First things first—you need to create the tool or dashboard that you will use to analyze campaigns. We think there is no better tool for Internet marketing analysis than Microsoft Excel. Sure, Facebook has its Insights, and you can get some data through Google Analytics or advanced statistical packages.
But there is a lot of value in collecting molecular data in a spreadsheet, which you can later roll up into whatever view you need to inform yourself and your management team. Last week, you decided the statistics that you’ll track, and you probably also now know exactly what it will take for you to get the numbers you need.
Make sure you collect the core metrics on a regular yet consistent basis—either daily, weekly, biweekly, or monthly. Otherwise, you’ll analyze one set of data against a slightly different period of time than another, and it will make your analyses inaccurate. Consistency is critical so you’re always comparing like data day-to-day.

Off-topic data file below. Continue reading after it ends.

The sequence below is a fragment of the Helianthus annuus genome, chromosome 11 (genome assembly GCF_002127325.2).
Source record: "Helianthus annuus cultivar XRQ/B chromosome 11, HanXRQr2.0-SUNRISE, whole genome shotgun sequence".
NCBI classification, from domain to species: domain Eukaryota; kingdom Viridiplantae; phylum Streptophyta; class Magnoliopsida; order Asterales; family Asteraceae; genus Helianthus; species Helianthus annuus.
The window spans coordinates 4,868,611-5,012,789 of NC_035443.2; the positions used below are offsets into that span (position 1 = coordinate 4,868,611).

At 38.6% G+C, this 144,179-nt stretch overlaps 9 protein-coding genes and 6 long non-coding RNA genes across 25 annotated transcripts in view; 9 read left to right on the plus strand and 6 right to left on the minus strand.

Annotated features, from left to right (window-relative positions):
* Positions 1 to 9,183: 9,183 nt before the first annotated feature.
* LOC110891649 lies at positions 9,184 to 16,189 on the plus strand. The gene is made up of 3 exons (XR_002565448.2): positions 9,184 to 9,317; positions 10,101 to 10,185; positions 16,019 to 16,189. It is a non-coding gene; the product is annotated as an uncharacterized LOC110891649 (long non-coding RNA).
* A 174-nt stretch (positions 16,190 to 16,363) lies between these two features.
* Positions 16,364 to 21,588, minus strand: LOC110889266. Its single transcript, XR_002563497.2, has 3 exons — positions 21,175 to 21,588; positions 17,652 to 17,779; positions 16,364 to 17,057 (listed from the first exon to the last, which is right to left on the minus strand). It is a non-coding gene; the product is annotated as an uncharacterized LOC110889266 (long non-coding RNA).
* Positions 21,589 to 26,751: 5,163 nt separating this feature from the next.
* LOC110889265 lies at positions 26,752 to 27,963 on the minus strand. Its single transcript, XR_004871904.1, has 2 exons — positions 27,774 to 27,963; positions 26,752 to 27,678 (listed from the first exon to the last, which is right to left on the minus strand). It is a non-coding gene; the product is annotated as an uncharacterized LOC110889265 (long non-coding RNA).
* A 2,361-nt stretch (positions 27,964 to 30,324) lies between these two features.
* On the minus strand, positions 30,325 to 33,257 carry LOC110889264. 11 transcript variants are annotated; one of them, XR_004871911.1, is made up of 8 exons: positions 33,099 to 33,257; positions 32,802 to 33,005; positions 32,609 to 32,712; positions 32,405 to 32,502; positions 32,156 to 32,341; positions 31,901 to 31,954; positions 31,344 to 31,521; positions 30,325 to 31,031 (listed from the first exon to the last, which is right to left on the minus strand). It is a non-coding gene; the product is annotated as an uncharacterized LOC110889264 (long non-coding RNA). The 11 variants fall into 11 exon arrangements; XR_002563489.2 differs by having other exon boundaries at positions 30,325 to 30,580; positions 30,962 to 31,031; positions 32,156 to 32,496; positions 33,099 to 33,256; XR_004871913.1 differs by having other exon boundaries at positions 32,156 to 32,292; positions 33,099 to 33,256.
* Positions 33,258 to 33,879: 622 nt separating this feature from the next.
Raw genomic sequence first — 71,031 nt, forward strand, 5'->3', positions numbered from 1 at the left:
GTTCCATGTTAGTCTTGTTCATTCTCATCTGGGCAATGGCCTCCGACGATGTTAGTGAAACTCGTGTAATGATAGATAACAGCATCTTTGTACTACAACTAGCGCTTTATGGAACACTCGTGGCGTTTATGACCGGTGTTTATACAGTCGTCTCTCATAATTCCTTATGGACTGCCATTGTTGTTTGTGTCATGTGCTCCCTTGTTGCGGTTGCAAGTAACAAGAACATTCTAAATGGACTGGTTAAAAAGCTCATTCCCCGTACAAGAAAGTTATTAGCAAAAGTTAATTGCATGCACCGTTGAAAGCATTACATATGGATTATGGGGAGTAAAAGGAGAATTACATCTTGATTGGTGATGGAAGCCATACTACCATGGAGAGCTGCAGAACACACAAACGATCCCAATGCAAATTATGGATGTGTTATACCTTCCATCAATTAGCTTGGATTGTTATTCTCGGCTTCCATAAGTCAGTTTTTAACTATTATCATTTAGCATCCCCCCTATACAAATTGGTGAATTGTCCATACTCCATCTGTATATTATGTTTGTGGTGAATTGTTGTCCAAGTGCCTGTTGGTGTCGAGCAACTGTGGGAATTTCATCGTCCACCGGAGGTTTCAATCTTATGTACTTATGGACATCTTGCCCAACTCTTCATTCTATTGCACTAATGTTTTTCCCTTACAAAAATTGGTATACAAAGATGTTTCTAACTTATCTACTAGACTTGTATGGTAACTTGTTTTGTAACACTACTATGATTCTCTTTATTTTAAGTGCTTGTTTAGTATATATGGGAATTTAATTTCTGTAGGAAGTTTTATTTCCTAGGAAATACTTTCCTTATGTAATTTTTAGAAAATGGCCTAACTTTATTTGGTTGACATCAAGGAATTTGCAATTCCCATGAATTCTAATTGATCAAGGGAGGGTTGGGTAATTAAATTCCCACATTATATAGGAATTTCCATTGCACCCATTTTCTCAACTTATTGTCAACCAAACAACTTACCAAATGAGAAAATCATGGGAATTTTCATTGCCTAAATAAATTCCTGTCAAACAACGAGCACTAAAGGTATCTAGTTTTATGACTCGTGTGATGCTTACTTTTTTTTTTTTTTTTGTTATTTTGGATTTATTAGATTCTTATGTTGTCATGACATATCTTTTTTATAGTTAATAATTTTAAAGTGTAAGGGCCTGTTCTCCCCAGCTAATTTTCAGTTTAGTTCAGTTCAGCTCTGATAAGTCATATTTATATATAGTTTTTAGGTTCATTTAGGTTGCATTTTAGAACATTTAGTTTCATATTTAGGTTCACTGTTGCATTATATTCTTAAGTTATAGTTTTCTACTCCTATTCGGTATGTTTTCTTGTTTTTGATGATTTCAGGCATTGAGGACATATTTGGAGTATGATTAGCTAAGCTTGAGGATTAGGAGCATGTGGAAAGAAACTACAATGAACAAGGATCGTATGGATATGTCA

Daily data collection is generally the safest and most revealing way to go. By choosing daily reporting, you are collecting data in its most useful molecular form. You can go back to any day in the past and see exactly what happened, but only if you’ve committed to recording data in a spreadsheet or other format that you can save to your hard drive. Otherwise, you are leaving it up to Facebook, Google, or any other service to save data for you.
You can also roll up data over a period of time—say a week, a month, and so on—and analyze how your campaign improved or maxed out at various stages of the project. Most important, you can analyze it on any vector you choose—be it the net number of fans you’ve added, total cost of your campaign, cost per fan, click-through cost, or any other metric you’d like to see.
Now there is one downside of choosing a daily reporting—like it or not, someone is on weekend duty! If you’ve missed a day, it may not be a big deal, though. If you’re collecting data on the net number of fans you have each day, you can make some educated guesses for days you aren’t able to get in front of your computer.
Daily advertising data can be pulled into your dashboard in a variety of ways well beyond the day after. But don’t make a common practice of this because it will poison your data over time and make assessments about how your properties do on different days of the week useless.